‘Rediscovering’ Hong Kong Choreographers — Studies on Works by Hong Kong Contemporary Choreographers 1980–2010: Contemporary History of Dance in Hong Kong, Aesthetics and Exploration of Identity
Translator: Lau Wai-kuen Caddie
Foreword: Overseas and Hong Kong’s Situations of Research in Performing Arts
When it comes to research in theatre works, there are sizable research/ resource centres of performing arts in Europe and Asia, including the Centre national de la recherche scientifique (CNRS) and the Chinese Academy of Social Sciences (CASS). The Paris-based CNRS has been setting up research centres with collaborators from various universities and publishing theatre practitioners’ research works on performing arts, producing a special collection of important reference books for the up-and-coming generation and researchers from all over the world. There are different research institutes affiliated with the CASS, based in Beijing, each conducting research on topics of their concern. The Institute of Asia-Pacific Studies under the CASS, for example, adopts methodologies in folklore studies/folkloristics and anthropology, leaving a valuable legacy for Asian performing arts. In addition to the national-sized institutions, the Vlaams Theater Instituut (VTi) in Belgium is one of the institutes that have enjoyed a high profile recently. Their research outcomes and publications provide a huge amount of information and data on their core artists and performing arts groups, and as a result, the database of the theatre plays and experimental dance works that they promote have enlightened the audience and readers about the vibrant art scene in Flanders and the world-famous ‘Flanders art phenomenon’.
European performing arts have been internationally known for a long time. A considerable number of resource centres associated with professional research institutes of performing arts keep records of programmes produced by different types of theatre companies, building strong research frameworks for the overall internationalisation of certain performing venues, artist labs and arts festivals. It is important to note that the internationalisation of contemporary performing arts is not only about producing performances but also about going through a process of introducing and exchanging artistic outcomes. Scale and production of performances aside, as can be seen from the research, collection, education, and extensive programmes developed during the process are aspects related to positioning artists and collating art history. Plenty of talented artists have embraced the nomadic performing practice, as their theatre works travel through different cities and are put on in venues of varying scales. In other words, research studies on performing arts play a decisively active role in the development of the artists and the branding of performing arts.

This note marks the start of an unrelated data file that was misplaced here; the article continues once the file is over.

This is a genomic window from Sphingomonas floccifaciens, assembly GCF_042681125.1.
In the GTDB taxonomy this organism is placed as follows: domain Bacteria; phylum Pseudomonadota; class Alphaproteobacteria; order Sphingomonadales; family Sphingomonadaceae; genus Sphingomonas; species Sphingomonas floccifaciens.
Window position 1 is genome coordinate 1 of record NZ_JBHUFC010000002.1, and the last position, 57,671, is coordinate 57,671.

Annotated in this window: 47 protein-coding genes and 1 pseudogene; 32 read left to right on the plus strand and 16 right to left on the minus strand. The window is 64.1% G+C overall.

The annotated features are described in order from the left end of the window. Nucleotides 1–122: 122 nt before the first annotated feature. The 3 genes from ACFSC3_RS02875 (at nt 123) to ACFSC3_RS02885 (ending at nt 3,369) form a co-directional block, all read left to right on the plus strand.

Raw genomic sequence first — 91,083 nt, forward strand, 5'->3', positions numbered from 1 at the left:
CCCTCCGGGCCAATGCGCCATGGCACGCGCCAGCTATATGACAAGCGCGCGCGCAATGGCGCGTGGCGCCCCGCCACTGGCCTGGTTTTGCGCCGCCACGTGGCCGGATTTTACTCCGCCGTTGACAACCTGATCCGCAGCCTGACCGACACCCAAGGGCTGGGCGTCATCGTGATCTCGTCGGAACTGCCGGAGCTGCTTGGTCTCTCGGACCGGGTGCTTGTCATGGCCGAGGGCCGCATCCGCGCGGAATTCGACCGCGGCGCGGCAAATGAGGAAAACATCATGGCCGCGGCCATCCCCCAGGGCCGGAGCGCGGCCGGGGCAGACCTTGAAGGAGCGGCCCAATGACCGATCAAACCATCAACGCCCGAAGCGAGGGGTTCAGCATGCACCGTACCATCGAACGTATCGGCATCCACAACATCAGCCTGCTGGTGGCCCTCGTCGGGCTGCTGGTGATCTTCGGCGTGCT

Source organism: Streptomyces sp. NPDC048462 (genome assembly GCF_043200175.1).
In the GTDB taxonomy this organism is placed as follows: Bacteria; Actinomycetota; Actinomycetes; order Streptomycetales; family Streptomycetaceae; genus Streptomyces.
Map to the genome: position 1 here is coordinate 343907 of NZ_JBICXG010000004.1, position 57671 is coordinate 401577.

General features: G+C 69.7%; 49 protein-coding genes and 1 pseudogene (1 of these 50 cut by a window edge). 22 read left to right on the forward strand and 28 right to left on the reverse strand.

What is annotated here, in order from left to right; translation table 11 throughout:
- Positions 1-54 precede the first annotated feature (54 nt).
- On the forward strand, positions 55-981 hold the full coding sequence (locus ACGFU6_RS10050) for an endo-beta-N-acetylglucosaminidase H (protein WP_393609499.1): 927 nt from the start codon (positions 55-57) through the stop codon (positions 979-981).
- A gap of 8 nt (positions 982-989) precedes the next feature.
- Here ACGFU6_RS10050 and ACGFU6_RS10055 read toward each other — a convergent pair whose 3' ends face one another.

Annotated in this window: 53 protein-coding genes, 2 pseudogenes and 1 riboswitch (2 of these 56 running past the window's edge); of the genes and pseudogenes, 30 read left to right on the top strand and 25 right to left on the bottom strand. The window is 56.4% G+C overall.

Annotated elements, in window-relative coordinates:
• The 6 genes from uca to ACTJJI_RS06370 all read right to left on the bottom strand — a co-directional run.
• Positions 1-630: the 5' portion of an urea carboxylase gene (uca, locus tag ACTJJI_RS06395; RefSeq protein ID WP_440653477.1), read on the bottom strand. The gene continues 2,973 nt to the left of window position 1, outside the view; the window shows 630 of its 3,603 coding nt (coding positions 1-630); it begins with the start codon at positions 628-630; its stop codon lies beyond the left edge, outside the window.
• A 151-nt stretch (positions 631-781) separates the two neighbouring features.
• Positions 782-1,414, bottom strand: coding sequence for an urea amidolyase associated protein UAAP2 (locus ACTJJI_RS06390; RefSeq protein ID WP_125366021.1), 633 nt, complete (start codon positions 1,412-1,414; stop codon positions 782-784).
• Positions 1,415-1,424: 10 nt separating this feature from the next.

By comparison, the organisation and research work of Hong Kong’s performing arts seem to be a new matter that came up only in recent times. The scene has come to realise that a database of and research into Hong Kong’s performing arts are indispensable in the face of the diversification and internationalisation of performing arts in the city. In light of the flourishing development since the 1970s and 1980s, performing arts groups, artists and performers focusing on the exploration of various art forms have grown, changed and thrived in their own realms, but a comprehensive record of the arts groups, artists and artworks and a full outline of their aesthetic values on a research level have been lacking. Thanks to the considerable effort of a number of people, at an institutional level, there are research projects such as the establishment of the Chinese Music Archive at the Chinese University of Hong Kong for related research, the compilation of the Hong Kong Visual Arts Yearbook, and the series of Hong Kong Drama Yearbook and Hong Kong Xiqu Yearbook published by the International Association of Theatre Critics (Hong Kong) (IATC [HK]). A fair number of specialised books have also been published (such as research publications on performing arts, playbooks, and the five series of Jutan dianjiang lu [An account of theatre practitioners] by the Hong Kong Federation of Drama Societies); however, they tend to be comprised of an introductory short history of the art forms in a textual format. Even if there are special studies on individual Hong Kong artists, they either focus on the artists’ creative preferences in a certain period (e.g., The Art of Synthesis: The Theatre World of Tang Shu-wing in 2004) or appear as compendia of images and text (e.g., Book of Ewing in 2016). While organising historical information by means such as making timelines that chronicle performances and events is doubtless important for studies on performing arts, it was difficult for researchers in the past to get a glimpse of the whole picture of the development of performing arts in Hong Kong based on the existing and rambling compilations of information and special articles.
Oral History as Research Methodology